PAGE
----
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It’s Time to Unlock the Previously Hidden Value in the Sub-10 Millisecond World

Until recently, “Real Time” meant more or less whatever you wanted it to mean, as the majority of interactions took place at human time scales. As we move to an era where the majority of interactions will either be Machine To Machine (“M2M”) or will have a human on one side and a machine on the other (“H2M”), the term becomes more quantifiable.  Consider the roughly 1000X reduction in the time available, as we move from the 7 seconds it takes a human to get bored waiting for a website to load, to the 7 milliseconds that’s needed to either make M2M interactions work or intervene in a “Human To Machine” event and it becomes clear that we are – in fact –  witnessing a slow-motion revolution. This revolution is evident in numerous trends, including:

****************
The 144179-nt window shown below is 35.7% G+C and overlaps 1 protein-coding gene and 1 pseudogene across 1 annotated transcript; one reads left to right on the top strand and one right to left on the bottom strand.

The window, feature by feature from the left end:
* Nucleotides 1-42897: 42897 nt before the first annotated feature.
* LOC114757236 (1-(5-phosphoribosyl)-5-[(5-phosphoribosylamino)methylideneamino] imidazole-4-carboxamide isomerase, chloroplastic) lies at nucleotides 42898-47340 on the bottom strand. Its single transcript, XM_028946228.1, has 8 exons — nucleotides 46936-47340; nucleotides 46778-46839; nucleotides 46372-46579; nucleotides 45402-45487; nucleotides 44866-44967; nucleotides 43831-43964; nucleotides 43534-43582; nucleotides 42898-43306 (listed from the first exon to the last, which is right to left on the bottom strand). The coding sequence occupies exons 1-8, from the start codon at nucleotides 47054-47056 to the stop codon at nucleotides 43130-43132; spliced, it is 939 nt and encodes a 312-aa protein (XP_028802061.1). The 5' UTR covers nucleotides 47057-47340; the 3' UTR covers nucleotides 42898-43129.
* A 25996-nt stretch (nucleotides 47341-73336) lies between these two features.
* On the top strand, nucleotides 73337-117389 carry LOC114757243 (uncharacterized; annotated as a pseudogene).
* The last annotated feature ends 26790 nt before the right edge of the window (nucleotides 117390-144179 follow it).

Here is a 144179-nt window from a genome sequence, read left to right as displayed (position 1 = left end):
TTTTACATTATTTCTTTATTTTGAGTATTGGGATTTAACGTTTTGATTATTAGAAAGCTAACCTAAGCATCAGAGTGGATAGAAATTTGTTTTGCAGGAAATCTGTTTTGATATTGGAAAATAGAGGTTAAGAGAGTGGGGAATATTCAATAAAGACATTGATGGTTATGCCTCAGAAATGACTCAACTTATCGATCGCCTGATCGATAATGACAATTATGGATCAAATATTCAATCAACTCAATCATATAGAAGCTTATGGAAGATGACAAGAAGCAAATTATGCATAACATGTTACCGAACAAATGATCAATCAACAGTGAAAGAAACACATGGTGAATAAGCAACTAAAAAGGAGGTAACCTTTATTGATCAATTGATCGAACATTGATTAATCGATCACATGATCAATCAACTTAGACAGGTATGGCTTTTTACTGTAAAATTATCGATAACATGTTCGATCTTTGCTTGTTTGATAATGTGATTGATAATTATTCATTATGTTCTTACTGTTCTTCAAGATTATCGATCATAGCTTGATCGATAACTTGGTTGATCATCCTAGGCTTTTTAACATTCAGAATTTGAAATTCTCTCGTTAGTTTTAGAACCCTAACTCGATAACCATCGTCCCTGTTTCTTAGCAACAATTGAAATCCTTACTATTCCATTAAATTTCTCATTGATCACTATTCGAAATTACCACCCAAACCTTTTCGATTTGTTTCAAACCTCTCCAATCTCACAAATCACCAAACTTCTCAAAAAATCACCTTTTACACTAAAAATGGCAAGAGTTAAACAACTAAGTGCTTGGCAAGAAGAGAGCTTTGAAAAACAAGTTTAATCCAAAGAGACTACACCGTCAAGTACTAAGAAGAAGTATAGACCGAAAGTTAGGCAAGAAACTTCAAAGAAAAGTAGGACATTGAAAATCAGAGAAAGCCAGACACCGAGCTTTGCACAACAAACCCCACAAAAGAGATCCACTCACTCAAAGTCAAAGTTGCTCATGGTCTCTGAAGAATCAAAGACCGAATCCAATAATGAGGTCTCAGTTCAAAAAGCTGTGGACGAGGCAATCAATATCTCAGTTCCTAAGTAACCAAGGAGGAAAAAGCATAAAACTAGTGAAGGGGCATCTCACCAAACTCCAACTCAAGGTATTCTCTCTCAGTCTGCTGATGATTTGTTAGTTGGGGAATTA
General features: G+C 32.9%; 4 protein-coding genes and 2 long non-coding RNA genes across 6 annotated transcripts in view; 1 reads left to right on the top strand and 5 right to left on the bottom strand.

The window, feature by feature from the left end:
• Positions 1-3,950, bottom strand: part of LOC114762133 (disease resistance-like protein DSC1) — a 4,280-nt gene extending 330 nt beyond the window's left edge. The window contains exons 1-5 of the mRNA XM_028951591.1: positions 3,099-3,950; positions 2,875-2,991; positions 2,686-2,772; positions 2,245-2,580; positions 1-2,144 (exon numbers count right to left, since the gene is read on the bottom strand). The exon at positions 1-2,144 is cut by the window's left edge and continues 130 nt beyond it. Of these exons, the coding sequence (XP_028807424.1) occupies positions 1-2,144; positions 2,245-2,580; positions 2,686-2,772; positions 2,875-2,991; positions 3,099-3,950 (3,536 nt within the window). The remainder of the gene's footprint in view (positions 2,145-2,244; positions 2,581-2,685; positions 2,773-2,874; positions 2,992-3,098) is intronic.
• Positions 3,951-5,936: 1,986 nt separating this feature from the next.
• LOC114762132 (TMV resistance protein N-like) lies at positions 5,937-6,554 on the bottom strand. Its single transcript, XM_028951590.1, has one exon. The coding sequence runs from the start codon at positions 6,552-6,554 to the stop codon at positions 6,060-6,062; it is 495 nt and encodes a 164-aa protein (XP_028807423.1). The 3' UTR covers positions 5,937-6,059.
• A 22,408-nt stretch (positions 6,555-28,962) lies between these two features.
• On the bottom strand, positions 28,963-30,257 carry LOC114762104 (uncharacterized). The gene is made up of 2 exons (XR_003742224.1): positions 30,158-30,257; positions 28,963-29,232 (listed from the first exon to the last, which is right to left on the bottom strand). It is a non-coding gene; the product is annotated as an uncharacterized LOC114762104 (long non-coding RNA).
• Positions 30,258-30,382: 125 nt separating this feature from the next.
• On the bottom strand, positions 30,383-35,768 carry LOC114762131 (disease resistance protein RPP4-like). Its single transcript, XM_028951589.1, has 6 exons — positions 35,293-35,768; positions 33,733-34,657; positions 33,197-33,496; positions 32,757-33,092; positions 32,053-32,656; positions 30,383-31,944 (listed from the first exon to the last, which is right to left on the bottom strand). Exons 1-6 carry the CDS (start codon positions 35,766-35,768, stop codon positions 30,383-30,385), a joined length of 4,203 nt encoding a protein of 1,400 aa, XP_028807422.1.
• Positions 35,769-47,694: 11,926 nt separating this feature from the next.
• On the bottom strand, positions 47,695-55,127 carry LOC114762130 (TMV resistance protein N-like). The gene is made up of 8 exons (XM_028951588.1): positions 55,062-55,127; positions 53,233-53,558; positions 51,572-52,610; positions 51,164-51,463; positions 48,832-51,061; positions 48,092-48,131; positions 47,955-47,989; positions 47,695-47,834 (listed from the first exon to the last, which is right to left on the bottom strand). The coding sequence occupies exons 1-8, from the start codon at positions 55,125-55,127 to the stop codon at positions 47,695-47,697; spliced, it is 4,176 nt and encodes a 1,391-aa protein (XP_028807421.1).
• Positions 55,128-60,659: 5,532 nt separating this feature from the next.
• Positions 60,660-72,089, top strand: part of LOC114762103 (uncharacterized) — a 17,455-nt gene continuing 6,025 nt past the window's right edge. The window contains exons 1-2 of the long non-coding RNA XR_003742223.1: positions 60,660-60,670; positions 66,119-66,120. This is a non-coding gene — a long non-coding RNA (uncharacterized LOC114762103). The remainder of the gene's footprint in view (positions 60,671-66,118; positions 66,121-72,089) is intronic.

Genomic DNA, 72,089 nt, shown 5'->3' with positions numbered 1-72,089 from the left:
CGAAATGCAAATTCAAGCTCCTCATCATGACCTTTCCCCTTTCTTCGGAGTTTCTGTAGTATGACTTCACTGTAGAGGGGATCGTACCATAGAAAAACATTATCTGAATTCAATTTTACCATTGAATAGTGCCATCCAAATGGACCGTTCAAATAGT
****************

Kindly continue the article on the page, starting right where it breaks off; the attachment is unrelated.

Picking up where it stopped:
Ubiquitous Connectivity

Internet access has become ubiquitous, not just inside the workplace or the home but more or less everywhere. Technologies like Starlink will eliminate the ‘last mile’ problem outside cities and 5G will provide high bandwidth low latency within cities and workplaces.

M2M will dominate internet traffic

We are shifting away from User Interface devices to M2M devices. If I check my home router I can see a car, a lighting controller, a Roomba and a heated bathroom floor, all of which have their own IP addresses and connectivity.    

Hyper Personalization tied to ongoing events